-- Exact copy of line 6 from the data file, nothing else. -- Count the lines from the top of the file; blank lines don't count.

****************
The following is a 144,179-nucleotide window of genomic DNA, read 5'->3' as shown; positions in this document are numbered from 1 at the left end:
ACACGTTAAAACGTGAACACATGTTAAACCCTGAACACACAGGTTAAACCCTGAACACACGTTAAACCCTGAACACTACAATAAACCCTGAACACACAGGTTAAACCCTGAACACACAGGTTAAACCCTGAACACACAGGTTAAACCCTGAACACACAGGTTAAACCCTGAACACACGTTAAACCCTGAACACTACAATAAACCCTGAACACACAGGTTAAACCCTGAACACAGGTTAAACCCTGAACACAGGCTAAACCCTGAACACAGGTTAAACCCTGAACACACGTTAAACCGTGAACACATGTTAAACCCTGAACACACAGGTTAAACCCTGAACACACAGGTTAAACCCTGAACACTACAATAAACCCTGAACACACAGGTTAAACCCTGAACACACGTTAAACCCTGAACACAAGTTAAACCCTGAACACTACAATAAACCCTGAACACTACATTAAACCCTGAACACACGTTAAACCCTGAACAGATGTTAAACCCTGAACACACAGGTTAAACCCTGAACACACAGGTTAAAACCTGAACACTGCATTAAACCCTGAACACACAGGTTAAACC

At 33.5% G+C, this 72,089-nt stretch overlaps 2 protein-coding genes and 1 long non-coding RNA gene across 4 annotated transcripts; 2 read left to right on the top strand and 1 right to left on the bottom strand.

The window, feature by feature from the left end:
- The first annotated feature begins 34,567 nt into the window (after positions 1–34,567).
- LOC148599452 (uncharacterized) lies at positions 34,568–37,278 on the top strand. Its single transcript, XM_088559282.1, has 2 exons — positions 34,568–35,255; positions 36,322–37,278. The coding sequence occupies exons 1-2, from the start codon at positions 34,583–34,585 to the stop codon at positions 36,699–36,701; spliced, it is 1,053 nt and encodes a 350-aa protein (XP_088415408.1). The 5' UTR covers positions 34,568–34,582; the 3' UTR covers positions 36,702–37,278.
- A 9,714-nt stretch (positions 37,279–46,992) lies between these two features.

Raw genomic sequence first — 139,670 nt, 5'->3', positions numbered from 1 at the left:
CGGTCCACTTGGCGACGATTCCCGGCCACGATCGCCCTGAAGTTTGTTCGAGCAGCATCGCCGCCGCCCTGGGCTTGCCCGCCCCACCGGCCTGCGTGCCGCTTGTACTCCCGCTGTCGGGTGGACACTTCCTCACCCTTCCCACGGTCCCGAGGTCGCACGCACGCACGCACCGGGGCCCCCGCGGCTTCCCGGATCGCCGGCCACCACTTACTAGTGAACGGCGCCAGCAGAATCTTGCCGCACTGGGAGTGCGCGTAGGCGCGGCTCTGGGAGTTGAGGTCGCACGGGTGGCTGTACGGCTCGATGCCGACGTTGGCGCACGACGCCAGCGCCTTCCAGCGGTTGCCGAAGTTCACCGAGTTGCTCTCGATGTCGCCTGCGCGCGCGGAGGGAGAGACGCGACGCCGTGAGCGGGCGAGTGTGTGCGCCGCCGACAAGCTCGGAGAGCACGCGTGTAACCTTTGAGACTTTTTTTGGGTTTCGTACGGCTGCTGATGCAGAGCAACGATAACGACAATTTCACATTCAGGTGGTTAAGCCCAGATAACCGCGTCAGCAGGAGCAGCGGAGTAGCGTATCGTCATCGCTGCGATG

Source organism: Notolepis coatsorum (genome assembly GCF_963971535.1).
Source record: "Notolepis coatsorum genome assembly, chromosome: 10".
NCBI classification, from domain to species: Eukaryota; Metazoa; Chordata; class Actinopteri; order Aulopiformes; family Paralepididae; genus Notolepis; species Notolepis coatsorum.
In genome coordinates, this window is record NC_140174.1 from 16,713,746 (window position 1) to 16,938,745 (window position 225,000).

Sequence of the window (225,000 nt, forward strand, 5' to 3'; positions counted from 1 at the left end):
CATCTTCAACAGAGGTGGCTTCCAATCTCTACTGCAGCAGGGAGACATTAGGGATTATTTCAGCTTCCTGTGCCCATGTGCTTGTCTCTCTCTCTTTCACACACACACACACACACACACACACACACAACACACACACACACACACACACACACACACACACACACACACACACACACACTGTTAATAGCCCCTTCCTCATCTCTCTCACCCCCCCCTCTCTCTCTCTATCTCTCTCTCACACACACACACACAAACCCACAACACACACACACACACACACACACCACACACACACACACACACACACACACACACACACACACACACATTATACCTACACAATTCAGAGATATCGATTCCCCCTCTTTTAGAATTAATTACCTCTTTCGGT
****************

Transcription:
- LOC148599452 (uncharacterized) lies at positions 34,568–37,278 on the top strand. Its single transcript, XM_088559282.1, has 2 exons — positions 34,568–35,255; positions 36,322–37,278. The coding sequence occupies exons 1-2, from the start codon at positions 34,583–34,585 to the stop codon at positions 36,699–36,701; spliced, it is 1,053 nt and encodes a 350-aa protein (XP_088415408.1). The 5' UTR covers positions 34,568–34,582; the 3' UTR covers positions 36,702–37,278.